Alcohol consumption as symbolic capital: Understanding how young women’s drinking shapes and is shaped by social relations

Author: Belinda Lunnay

Lunnay, Belinda, 2016 Alcohol consumption as symbolic capital: Understanding how young women’s drinking shapes and is shaped by social relations, Flinders University, School of Health Sciences

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Abstract

In this thesis I provide an understanding of the complex social conditions that produce and are produced by young Australian women’s alcohol consumption. This gives insight into the social mechanisms that generate and regulate alcohol-related practices and make drinking alcohol meaningful for young women. Current understandings of young Australian women’s alcohol consumption are dominated by biomedical approaches that individualise and misrepresent drinking behaviour. Limited attention has been given to the socially constructed, symbolic and gendered meanings of alcohol consumption from the viewpoints of young women themselves, occupying different social status positions. To explore these meanings, I used Bourdieu’s theory of social relations and his concept of symbolic capital. Data about drinking practices and attitudes were collected from 32 South Australian women aged 14–17 years through interviews, focus groups and photo elicitation, with the social media platform Facebook® used to facilitate communication with participants. For these young women, alcohol consumption was a means to enact practices through which legitimisation of identity and social gains were obtained. Social groups were symbolised and differentiated by their consumption practices. Forms of drinking conduct congruent with valued ways of consuming alcohol brought a sense of social ease through the accrual of symbolic capital, while incongruence caused tension and risked jeopardising social status. The embodied, performative practices associated with consuming alcohol reflected participants’ interpretation of broader societal expectations to drink and were emblematic of pre-existing social distinctions. Young women’s ability to accrue alcohol-related symbolic capital was determined through aspects of opportunity pertaining to the possession of economic, cultural and social capital, and gendered social power. By interpreting these Bourdieusian themes alongside postfeminist philosophy, I understood drinking as symbolically meaningful through the specific ways young women consumed alcohol within gendered fields of power that linked to their patriarchal expressions of femininity. Alcohol provided these young women with opportunities to experiment with non-traditional femininities as only temporal transgressions enacted within socially-regulated boundaries. Its consumption remained a site for the reproduction of traditional versions of femininity and patriarchal power differentials stemming from gender. This thesis captures the diverse ways young women consume alcohol in dissimilar social contexts. The range of alcohol-related values reflected in young women’s drinking indicates that young women should not be considered a homogenous collective when designing public health policy.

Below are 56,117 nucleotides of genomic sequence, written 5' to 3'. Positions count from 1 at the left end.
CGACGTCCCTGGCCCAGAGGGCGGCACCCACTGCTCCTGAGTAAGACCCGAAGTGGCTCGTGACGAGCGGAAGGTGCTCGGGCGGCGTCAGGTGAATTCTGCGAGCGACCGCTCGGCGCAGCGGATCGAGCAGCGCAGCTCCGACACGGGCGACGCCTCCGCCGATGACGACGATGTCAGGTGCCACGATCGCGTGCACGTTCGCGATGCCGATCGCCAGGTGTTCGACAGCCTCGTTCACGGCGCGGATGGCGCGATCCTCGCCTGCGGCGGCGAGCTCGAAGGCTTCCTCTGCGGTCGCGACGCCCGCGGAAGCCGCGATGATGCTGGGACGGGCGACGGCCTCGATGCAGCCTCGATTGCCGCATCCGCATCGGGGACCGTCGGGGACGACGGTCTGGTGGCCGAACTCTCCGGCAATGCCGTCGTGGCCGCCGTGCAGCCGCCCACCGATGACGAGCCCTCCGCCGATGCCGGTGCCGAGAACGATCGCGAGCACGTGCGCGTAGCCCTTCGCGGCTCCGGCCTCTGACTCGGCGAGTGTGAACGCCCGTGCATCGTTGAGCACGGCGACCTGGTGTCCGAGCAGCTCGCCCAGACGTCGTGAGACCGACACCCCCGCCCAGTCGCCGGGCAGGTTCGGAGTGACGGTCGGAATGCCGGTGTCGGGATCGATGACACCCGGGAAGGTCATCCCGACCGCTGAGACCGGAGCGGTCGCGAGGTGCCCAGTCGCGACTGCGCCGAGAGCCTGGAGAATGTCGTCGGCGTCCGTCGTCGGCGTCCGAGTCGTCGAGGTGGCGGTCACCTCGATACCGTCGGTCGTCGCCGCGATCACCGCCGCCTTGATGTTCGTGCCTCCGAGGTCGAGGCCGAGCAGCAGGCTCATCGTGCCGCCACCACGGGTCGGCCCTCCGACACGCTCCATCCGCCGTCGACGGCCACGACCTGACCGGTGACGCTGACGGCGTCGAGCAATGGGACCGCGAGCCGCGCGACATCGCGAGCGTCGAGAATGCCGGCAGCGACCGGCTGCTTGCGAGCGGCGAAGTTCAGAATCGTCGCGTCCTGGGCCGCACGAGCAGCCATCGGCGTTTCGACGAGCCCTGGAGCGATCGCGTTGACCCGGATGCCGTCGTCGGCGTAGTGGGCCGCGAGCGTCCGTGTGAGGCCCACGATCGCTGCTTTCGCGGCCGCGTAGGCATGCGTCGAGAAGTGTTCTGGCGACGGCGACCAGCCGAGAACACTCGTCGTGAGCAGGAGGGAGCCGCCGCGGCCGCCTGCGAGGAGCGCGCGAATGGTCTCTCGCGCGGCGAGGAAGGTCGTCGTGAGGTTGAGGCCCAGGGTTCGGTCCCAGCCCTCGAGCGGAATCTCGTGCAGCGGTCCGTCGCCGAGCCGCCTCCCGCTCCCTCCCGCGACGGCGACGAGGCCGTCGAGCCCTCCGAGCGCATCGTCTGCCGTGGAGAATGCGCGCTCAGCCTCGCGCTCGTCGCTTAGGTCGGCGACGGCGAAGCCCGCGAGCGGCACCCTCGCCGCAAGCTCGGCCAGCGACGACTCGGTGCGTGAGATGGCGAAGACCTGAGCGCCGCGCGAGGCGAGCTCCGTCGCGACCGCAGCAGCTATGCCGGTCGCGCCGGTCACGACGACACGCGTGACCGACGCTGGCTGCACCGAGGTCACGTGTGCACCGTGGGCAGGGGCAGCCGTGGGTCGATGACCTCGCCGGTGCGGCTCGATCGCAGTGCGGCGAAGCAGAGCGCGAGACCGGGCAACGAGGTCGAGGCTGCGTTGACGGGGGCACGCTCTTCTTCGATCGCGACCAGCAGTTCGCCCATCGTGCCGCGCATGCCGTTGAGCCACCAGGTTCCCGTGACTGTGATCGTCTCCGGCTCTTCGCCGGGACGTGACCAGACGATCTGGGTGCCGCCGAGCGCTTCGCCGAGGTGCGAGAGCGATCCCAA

Keywords: young women, alcohol consumption, drinking, symbolic capital, Bourdieu, gender
Subject: Public Health thesis

Thesis type: Doctor of Philosophy
Completed: 2016
School: School of Health Sciences
Supervisor: Professor Paul Ward